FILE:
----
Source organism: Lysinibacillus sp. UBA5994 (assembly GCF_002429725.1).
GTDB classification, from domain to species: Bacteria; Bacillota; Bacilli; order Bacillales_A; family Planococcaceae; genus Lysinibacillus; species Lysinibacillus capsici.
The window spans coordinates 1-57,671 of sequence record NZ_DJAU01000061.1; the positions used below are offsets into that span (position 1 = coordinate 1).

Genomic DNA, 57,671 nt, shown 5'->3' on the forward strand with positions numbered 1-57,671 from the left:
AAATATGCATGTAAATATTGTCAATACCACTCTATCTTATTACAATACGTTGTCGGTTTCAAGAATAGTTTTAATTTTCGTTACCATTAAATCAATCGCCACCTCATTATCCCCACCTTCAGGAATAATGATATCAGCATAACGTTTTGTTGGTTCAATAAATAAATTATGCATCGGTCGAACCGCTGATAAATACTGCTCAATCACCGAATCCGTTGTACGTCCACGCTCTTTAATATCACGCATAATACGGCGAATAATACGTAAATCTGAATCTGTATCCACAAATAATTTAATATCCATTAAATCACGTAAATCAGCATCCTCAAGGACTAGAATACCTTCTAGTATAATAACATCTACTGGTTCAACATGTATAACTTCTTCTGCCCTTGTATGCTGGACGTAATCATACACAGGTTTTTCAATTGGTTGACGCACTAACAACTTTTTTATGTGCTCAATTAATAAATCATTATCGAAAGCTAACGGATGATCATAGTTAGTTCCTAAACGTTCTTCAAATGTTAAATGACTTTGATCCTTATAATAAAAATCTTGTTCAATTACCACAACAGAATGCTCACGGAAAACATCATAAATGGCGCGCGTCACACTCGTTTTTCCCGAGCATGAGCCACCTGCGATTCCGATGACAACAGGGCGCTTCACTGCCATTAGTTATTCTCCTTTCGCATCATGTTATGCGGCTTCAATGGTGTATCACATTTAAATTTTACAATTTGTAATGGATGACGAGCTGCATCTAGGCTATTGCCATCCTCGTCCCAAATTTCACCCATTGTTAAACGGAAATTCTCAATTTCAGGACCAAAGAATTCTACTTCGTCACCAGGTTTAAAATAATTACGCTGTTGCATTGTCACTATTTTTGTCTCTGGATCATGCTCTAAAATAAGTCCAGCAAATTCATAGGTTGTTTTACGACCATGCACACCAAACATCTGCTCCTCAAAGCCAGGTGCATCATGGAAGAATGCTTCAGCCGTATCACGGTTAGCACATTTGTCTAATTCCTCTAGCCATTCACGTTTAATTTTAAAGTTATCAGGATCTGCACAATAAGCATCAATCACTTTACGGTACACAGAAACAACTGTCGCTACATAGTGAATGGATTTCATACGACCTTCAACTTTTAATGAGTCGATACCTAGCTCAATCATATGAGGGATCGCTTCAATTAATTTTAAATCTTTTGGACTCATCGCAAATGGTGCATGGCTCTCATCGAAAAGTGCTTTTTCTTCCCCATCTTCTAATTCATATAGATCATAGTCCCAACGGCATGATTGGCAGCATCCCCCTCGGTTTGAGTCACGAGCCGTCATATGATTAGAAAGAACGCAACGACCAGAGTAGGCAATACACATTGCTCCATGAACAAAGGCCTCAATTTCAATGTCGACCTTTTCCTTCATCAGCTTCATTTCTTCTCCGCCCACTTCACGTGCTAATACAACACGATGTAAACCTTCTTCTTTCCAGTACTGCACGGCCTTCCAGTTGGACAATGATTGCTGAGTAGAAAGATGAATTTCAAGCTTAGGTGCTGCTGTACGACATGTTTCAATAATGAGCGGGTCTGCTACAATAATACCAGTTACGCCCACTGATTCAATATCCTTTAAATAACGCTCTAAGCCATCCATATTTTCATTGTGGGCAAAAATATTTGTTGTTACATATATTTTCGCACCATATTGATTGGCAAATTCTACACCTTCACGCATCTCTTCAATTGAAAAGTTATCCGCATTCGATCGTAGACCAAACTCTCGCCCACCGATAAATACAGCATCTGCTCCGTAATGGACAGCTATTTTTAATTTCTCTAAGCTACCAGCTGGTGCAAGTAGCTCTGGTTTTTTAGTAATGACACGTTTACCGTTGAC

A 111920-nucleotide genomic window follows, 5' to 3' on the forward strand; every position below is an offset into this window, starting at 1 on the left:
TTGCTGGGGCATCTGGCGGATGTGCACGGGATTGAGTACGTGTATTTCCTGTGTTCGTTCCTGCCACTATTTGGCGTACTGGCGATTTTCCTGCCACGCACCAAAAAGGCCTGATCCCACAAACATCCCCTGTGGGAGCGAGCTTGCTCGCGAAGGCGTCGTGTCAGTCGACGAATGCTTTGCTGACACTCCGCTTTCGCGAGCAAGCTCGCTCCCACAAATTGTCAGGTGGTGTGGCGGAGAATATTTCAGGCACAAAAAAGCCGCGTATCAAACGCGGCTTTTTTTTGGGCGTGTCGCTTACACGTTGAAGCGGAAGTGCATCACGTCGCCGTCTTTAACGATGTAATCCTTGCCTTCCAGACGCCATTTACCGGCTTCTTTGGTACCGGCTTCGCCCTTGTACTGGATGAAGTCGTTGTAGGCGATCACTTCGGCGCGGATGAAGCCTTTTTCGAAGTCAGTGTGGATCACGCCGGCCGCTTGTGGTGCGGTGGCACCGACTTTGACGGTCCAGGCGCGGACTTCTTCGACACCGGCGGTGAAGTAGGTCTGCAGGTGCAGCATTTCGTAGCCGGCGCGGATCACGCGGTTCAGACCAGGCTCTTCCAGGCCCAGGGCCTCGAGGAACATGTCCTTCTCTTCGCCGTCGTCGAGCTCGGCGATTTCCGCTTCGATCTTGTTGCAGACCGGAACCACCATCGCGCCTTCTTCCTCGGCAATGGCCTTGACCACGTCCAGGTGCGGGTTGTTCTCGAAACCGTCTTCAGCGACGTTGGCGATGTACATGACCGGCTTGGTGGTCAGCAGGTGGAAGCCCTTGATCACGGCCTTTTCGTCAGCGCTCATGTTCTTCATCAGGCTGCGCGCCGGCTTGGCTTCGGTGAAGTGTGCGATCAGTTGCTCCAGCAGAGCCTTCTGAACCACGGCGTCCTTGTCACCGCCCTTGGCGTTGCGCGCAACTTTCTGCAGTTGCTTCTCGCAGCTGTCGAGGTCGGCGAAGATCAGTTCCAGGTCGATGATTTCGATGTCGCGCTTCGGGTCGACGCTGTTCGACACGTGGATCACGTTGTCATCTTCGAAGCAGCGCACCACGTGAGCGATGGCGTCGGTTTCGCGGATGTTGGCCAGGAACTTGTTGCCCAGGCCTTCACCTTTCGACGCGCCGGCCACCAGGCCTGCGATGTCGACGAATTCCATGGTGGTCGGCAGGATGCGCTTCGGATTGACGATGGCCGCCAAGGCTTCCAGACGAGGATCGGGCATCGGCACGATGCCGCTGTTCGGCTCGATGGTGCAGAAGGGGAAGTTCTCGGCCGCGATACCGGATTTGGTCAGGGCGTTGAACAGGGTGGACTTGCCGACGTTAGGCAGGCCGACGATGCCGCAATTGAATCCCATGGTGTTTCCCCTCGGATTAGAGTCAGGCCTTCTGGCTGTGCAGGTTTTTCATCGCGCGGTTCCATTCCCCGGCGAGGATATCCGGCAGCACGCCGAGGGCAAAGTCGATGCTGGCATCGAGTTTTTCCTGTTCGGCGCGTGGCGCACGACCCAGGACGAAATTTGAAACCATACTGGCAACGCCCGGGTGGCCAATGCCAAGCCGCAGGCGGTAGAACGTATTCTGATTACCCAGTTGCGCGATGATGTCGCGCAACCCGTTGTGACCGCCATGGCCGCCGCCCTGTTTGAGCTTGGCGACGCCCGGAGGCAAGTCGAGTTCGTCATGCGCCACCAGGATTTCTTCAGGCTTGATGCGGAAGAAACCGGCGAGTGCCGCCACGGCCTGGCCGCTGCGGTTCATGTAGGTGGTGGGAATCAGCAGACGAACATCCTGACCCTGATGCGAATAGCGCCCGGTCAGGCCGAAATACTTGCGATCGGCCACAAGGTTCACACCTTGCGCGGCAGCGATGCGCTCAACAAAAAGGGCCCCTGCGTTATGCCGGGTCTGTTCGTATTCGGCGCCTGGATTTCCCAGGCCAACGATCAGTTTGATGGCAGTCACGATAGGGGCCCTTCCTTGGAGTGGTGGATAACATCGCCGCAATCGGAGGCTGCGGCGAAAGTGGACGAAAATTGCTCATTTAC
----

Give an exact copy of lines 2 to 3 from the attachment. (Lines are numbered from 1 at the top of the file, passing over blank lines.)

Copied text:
GTDB classification, from domain to species: Bacteria; Bacillota; Bacilli; order Bacillales_A; family Planococcaceae; genus Lysinibacillus; species Lysinibacillus capsici.
The window spans coordinates 1-57,671 of sequence record NZ_DJAU01000061.1; the positions used below are offsets into that span (position 1 = coordinate 1).